Now you can git pull and git push as much as you like.



  1. Ethan Cane wrote:

    sudo -H -u git gitosis-init < ~/tmp/my_public.key

    should read…

    sudo -H -u gitosis gitosis-init < ~/tmp/my_public.key

    No git user was found using the first example. After installing gitosis, the user created is "gitosis", not "git".

    Good tutorial by the way. Yours is the first I have come across which made it work.

    Many thanks.

    Tuesday, May 18, 2010 at 19:46 | Permalink
  2. Thank you, Ethan. I corrected the guide.

    Tuesday, May 18, 2010 at 21:40 | Permalink
  3. diamond diana wrote:

    i cannot get this to work.
    i am basically stuck at the first step. when i am trying to clone the git repo i get the following error

    fatal: ‘gitosis-admin.git’ does not appear to be a git repository
    fatal: The remote end hung up unexpectedly

    i am using ubuntu 10.04. any ideas?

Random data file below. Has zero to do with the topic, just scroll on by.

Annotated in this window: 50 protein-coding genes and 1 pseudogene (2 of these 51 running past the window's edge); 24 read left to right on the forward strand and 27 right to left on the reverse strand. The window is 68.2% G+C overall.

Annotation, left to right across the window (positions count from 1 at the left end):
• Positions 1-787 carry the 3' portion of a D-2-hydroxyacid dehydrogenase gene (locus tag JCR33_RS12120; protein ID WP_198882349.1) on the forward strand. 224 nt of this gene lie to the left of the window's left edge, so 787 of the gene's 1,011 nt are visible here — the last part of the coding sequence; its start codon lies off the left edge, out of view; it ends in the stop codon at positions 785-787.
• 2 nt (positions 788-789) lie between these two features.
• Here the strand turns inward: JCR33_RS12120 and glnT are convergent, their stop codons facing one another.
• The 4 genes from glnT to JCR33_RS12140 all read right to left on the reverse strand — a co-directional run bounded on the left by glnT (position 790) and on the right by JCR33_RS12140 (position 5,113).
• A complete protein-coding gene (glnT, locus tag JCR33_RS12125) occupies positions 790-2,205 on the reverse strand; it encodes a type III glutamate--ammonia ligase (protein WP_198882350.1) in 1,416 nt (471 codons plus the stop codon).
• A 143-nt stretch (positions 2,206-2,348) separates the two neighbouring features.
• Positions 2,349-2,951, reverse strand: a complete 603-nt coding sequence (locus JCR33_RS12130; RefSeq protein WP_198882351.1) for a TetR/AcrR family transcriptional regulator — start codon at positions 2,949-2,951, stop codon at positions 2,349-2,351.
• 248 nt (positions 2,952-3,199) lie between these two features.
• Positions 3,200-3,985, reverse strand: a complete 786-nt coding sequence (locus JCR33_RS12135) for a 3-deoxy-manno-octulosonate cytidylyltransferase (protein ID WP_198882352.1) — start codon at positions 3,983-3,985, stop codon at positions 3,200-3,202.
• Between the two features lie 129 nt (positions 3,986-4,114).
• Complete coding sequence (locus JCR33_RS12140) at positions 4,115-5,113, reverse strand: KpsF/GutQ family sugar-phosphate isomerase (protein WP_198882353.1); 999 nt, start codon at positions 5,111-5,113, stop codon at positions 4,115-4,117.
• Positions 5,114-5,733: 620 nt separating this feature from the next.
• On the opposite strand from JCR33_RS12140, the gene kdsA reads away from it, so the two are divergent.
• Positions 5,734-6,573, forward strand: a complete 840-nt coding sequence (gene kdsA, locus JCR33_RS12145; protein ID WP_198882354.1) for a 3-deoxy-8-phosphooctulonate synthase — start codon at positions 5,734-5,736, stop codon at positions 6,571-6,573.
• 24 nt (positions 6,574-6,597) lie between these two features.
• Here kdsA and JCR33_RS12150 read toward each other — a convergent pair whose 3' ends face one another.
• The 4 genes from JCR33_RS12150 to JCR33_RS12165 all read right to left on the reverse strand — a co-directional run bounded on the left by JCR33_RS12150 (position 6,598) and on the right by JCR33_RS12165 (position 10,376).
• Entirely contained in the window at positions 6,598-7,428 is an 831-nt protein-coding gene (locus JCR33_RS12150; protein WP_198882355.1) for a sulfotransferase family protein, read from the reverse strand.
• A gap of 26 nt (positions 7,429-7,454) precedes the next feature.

Sunday, May 30, 2010 at 21:57 | Permalink
  4. What is the exact command you use to do the clone? Do you have anything extra before “gitosis-admin.git”? Do you have correct key to access the remote machine – i.e. does does ssh work?

    Monday, May 31, 2010 at 19:02 | Permalink
  5. Srihari wrote:

    As you said “sudo apt-get install gitosis”
    will create a new user ‘gitosis’ and prepare a structure for repositories in /srv/gitosis.
    Is there a way to change the location from /srv/gitosis to say for example /home/mygit or something ?

    Saturday, June 19, 2010 at 12:59 | Permalink
  6. Gunjan wrote: